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CCCC Land Lab connects people with food

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Click to enlarge,  Cheryl McNeill (left) has been manager since August of the Land Laboratory of Central Carolina Community College’s Sustainable Agriculture program. The program, located on the Chatham County Campus in Pittsboro, teaches students how to have a good harvest by keeping the soil and plants healthy. McNeill and Phil Roof, student manager of the program’s Community Supported Agriculture project, look over an abundant harvest of green baronet and purple merlot lettuce.

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Cheryl McNeill (left) has been manager since August of the Land Laboratory of Central Carolina Community ... (more)

10.01.2006College & Community

PITTSBORO - The feel of fertile earth and the sight of healthy vegetables ready for harvest bring a smile to the face of Cheryl McNeill.

Since August, McNeill has been the manager of the land laboratory for Central Carolina Community College’s Sustainable Agriculture program at its Pittsboro Campus. The lab is a two-acre plot of land, part of which is farmed by the program’s students.

McNeill, originally from Virginia, has her bachelor’s degree in biology from Virginia Technical School. She worked as a medical research technician, analytical chemist and other lab jobs in Roanoke and the Raleigh area until about five years ago. Then, she and her husband, Gil, a self-employed software engineer, decided to make some major changes in their lifestyle. They were looking for ways to be more responsible in how they lived, such as growing their own food.

That’s where sustainable agriculture came in. According to Robin Kohanowich, lead instructor for the program, sustainable agriculture has three components: economic profitability for the farmer, social responsibility to the community and environmental quality.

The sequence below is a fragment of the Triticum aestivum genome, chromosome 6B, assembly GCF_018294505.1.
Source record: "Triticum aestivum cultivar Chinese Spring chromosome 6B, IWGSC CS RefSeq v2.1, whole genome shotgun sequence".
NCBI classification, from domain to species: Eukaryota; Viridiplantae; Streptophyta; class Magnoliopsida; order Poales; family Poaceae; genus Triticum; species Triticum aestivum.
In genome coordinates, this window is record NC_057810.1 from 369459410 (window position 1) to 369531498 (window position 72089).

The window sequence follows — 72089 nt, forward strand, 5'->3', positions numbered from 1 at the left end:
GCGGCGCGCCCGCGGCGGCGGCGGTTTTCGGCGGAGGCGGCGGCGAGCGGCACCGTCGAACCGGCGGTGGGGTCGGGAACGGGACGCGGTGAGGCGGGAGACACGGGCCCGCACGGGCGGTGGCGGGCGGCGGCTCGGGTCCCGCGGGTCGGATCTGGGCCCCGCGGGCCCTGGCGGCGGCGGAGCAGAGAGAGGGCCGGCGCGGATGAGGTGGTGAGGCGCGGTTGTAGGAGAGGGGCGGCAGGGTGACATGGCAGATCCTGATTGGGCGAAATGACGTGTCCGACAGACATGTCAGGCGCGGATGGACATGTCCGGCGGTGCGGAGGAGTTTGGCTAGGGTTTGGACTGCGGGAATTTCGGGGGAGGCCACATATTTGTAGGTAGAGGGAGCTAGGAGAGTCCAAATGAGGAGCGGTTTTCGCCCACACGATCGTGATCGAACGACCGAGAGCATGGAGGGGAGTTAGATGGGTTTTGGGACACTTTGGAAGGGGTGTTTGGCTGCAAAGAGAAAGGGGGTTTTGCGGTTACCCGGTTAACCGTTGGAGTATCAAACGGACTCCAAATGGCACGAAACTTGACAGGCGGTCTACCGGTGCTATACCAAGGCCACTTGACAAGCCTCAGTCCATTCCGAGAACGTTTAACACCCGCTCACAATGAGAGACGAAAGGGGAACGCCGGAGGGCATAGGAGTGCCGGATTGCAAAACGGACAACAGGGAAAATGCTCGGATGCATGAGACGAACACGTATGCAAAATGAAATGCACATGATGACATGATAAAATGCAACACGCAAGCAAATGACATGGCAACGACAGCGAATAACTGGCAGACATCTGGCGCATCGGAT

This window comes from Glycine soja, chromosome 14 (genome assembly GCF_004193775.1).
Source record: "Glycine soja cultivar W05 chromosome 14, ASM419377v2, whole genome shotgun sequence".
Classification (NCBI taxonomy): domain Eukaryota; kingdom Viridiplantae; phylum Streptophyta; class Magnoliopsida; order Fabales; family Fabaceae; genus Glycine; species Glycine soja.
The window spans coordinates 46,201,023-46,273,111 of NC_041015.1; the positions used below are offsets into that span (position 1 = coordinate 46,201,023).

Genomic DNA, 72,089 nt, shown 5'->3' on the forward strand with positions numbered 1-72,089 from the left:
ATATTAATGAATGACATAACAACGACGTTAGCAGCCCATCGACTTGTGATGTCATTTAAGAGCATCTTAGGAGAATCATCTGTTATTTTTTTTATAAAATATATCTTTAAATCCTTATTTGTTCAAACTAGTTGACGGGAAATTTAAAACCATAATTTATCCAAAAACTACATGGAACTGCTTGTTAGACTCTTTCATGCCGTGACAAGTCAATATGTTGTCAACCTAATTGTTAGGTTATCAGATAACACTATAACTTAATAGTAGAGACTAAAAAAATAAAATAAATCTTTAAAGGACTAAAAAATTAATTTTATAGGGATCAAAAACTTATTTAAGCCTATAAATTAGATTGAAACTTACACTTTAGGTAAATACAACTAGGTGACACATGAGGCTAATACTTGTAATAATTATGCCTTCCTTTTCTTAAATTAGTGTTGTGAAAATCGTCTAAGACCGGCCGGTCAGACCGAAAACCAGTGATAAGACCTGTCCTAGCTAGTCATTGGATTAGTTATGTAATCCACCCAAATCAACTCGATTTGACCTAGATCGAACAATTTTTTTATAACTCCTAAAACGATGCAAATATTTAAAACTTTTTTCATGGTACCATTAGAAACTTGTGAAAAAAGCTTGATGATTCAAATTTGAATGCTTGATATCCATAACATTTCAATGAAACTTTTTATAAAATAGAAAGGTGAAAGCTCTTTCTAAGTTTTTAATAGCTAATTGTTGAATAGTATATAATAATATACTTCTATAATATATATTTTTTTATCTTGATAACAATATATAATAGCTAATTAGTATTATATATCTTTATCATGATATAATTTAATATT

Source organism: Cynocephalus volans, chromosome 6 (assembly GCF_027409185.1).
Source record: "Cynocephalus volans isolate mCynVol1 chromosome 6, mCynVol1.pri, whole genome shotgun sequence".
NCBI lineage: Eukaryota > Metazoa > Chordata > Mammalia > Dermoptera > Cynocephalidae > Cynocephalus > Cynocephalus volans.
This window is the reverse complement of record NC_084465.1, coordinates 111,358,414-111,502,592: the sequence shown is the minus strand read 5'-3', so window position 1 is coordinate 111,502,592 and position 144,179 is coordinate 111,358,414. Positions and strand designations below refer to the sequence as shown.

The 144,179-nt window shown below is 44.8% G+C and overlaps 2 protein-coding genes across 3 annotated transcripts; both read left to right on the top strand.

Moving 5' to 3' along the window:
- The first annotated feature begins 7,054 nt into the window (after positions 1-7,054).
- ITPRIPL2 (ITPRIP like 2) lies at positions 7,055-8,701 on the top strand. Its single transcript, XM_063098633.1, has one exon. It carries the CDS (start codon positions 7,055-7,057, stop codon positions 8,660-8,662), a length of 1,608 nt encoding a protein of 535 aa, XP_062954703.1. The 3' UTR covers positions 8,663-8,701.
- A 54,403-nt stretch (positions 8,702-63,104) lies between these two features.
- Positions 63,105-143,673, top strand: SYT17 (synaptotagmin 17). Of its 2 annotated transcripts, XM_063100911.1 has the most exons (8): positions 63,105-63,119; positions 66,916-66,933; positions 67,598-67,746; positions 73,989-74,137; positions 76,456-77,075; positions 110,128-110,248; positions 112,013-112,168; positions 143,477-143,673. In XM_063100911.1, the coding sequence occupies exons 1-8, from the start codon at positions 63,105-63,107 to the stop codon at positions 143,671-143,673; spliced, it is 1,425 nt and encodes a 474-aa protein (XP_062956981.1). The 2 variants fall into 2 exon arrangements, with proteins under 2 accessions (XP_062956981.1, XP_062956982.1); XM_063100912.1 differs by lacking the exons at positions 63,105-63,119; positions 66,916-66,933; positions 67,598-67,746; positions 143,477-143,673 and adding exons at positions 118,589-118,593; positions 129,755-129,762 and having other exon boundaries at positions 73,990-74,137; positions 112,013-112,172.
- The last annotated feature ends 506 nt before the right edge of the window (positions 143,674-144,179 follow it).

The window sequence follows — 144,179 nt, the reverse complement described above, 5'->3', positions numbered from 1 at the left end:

“People like to say that sustainable agriculture is good for the farmer, good for the land and good for the community,” Kohanowich said.

McNeill, a Pittsboro area resident, was attracted to CCCC’s sustainable agriculture program and started taking classes four years ago. She realized she loved working with the soil and plants, finding a sense of personal satisfaction that had been lacking in her other jobs. That led her to stay in the program. She became student manager of the program’s Community Supported Agriculture project and, in August, manager of the land lab.

“It’s very rewarding, very demanding, being manager, but I feel it’s more rewarding to do this than have my own farm because I’m helping a lot of people,” she said.

The lab has only about acre under cultivation at any one time. The rest is in cover crops to prevent erosion and to fix nutrients in the soil. What the students grow on that acre supplies the vegetables for the student-run Community Supported Agriculture program. For about 44 weeks of the year, the land lab harvests enough vegetables to sell a week’s supply to the 48 customers on its list, most of them college employees and students. They are sold at market price and the money goes back into the program.

“These are the best vegetables you could ever eat,” said Sanford resident Gwen Glover, retired CCCC librarian. “Knowing they’re grown in the best way, without damaging the crops or soil, makes it even better.”

The Sustainable Agriculture program has about 25 curriculum students enrolled this semester, working on degrees or certificates. Approximately 70-80 other students are taking the courses through the Continuing Education non-degree program.

Current CSA student manager Phil Roof, of Bahama, wants to start his own community-supported organic farm after he graduates this year. Before choosing sustainable agriculture as a career, he worked in college administration for 15 years, first at Duke University and then at Meredith College, where he was financial aid director.

“The public is coming to understand the importance of locally grown organic produce,” he said.

He cited the recent outbreak of E. coli in the nation’s spinach supply that, to date, has infected 199 people in 26 states and killed at least three. The federal government has traced it to California, but has not been able to pinpoint the site of the infection. It has advised consumers not to eat spinach.

For Roof, that is a vivid example of why locally grown, organic produce is so important to the health of people and their environment - and he wants to be part of this growing trend.
Kohanowich summed up the interest in sustainable agriculture: “People want to get connected to the food they eat,” she said.